Tree removal in Washington, D.C., can be an expensive service, with tree-cutting costs varying based on size and location
You held out hope for that sickly tree all through spring and summer.
But now it’s August, and there’s no denying the tree is dead and needs to be removed. But who do you call and how much will it cost you?
The first part is relatively easy. It just takes a call to a highly-rated Washington-area tree service company.
It’s the cost part that's tricky.
Tree Removal Estimates
Most tree removal companies will ask many questions about the tree and the surrounding conditions before attempting to quote a price. Many will want to see the space and tree before estimating the cost to cut down the tree.
The price range for tree removal cost can be quite significant, especially in D.C., where buildings and landscaping tend to be close together. Primarily, the price depends on the tree's size and how easy it is to access, as well as whether heavy machinery or certified tree specialists are required for the removal.
Generally speaking, the average tree removal cost in D.C. falls between $150 and $500. For larger trees, those up to 75 feet can run about $1,000, and trees taller than that may cost at least $1,500. The cost for tree removal can easily double or more when you add in limb-chopping, stump removal (not usually included in the removal cost), travel expense, and equipment rental.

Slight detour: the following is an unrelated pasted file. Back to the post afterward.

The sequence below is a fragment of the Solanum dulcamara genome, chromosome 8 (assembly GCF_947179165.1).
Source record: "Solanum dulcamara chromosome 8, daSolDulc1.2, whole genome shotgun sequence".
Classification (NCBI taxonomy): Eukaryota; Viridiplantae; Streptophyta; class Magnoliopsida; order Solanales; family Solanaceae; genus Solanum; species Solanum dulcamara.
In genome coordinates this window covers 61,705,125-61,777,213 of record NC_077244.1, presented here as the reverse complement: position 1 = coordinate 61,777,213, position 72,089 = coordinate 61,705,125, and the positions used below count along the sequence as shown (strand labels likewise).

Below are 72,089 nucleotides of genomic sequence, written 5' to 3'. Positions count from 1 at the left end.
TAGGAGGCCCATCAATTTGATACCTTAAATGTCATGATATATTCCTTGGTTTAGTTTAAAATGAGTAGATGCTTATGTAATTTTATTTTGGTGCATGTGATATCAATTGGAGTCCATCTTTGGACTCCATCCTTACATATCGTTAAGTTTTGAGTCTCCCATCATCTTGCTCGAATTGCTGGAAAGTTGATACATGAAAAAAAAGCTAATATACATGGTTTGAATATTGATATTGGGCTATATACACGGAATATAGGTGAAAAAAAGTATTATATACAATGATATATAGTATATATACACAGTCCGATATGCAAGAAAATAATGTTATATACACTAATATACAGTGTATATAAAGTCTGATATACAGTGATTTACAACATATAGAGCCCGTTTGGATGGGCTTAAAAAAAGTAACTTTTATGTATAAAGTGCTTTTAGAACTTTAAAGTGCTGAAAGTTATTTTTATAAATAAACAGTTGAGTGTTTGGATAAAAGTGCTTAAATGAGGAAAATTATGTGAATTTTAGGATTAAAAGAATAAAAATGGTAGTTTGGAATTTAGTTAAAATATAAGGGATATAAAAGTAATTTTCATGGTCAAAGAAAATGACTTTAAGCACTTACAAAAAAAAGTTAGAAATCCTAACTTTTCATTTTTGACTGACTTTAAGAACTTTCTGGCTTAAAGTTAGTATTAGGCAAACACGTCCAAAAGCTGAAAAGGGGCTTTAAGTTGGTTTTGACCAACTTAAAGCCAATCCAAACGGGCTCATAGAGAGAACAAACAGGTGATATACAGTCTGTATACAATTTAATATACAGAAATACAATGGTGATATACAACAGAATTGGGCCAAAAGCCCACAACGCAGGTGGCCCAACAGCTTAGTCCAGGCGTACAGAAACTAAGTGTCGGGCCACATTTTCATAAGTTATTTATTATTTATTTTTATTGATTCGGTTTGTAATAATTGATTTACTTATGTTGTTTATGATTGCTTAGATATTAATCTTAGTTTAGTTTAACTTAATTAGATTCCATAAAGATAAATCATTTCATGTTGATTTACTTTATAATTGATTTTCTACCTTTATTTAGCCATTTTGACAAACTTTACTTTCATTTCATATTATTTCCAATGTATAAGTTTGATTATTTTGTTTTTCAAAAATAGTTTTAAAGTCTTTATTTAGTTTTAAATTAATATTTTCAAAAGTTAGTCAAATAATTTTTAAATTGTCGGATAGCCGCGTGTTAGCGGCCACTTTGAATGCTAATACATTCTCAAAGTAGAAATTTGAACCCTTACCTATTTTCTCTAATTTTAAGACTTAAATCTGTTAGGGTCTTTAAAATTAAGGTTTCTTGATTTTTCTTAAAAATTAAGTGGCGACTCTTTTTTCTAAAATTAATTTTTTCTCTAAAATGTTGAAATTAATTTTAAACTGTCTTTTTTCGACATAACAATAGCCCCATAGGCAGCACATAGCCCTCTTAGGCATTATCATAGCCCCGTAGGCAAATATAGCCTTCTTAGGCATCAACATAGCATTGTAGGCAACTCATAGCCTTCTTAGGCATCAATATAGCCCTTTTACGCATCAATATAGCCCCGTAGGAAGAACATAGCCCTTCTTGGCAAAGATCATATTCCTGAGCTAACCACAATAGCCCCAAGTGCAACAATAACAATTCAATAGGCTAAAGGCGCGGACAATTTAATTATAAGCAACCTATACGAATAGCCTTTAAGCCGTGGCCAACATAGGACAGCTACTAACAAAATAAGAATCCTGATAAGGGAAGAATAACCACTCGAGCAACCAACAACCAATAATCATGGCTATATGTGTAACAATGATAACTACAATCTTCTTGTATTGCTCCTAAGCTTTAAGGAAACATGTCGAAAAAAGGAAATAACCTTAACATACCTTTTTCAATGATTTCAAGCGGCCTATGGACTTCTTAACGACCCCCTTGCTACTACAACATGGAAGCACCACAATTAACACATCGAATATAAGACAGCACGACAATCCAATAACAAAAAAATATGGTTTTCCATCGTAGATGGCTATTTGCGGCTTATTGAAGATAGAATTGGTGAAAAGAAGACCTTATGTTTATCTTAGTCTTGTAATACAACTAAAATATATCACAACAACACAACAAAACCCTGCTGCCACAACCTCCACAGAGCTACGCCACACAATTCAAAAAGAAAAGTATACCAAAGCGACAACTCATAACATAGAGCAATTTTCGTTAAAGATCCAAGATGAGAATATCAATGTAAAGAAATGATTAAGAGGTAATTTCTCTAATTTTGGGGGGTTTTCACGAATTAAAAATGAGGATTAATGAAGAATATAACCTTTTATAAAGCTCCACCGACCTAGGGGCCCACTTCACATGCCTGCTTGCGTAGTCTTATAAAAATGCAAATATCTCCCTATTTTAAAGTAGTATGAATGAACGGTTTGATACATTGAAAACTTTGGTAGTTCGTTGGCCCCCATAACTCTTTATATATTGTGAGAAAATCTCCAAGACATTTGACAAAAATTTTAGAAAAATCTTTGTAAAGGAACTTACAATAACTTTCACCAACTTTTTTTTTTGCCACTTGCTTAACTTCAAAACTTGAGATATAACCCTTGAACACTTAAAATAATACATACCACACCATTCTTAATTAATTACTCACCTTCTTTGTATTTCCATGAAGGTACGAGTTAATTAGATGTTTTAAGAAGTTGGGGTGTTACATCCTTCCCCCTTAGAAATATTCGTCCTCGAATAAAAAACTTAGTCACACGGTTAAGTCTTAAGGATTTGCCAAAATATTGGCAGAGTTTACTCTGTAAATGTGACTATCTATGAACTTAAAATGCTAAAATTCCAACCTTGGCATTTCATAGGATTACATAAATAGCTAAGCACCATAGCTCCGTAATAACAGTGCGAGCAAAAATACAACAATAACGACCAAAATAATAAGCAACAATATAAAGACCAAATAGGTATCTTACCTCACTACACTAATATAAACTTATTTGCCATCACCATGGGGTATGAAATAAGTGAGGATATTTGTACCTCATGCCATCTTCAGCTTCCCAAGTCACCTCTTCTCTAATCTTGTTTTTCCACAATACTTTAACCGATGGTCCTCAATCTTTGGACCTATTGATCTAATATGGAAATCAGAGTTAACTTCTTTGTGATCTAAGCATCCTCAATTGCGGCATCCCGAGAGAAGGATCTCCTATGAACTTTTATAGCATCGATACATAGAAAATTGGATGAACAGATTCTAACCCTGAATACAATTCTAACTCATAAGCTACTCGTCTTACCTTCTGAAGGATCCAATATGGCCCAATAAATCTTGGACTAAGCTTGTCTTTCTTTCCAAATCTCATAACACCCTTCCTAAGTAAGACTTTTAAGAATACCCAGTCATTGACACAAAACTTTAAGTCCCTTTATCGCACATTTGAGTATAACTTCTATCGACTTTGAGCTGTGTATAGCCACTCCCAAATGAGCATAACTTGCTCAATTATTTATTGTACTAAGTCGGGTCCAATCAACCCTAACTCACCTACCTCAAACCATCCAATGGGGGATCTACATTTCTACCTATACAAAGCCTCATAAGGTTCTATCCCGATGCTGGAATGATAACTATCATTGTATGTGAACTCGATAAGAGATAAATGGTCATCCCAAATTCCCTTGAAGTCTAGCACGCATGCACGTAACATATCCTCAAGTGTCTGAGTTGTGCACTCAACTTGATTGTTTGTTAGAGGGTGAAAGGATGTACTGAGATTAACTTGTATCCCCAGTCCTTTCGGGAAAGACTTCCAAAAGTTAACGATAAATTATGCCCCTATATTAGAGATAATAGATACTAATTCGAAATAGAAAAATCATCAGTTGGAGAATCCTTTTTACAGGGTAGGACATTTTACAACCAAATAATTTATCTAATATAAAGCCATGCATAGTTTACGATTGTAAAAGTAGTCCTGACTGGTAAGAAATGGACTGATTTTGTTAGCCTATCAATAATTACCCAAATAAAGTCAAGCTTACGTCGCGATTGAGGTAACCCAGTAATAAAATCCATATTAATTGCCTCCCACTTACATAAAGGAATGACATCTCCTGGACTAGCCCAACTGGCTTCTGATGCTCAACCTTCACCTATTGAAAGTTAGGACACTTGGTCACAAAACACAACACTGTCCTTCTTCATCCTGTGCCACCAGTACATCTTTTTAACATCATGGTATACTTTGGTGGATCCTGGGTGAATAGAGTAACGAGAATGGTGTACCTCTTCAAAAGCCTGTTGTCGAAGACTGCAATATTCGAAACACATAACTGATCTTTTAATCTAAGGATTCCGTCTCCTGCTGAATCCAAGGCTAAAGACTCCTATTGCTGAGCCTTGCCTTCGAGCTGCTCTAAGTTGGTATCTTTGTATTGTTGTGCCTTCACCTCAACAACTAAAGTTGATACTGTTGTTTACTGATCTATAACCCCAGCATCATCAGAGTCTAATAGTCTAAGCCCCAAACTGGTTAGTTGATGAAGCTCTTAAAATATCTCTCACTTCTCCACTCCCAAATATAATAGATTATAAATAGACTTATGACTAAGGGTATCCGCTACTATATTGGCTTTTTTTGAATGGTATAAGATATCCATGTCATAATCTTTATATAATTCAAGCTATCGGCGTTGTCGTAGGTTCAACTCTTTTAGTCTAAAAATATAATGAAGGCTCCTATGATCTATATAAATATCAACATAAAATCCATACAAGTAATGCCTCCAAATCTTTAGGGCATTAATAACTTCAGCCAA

Many of the District's urban and suburban areas present a challenge, according to SavATree in Rockville, Maryland, because the trees are often surrounded by other plantings or valuable structures. SavATree's standard tree removal includes taking down the tree, chipping all brush, cutting wood into logs and cutting the stumps to be as flush as possible with the ground.
Adirondack Tree Experts, in Beltsville, Maryland, specializes in large hazardous trees. The highly rated company owns its own crane, which is convenient and enables them to do removals that would be a challenge for others or may be more expensive if the tree service had to rent the equipment.
In Gaithersburg, Maryland, The Davey Tree Expert Co. branch suggests working with a professional arborist, which not all tree companies employ, because removals may be complex and mistakes can be costly. They also stress the importance of having the company explain the removal process.
In D.C., the tree's size isn’t the only major issue. Location is just as important, and if you're lucky, it could end up being the best cost-saver of all.
Owners of brownstones, row houses and other homes close to the public street often consider the trees lining their lawns to be their own, but those shade-providers may be on city property, which would make them D.C.'s responsibility.
If you're not sure of ownership, you can call 311 to request a street tree service. A certified arborist will inspect the tree within 30 days and decide the best course of action from there.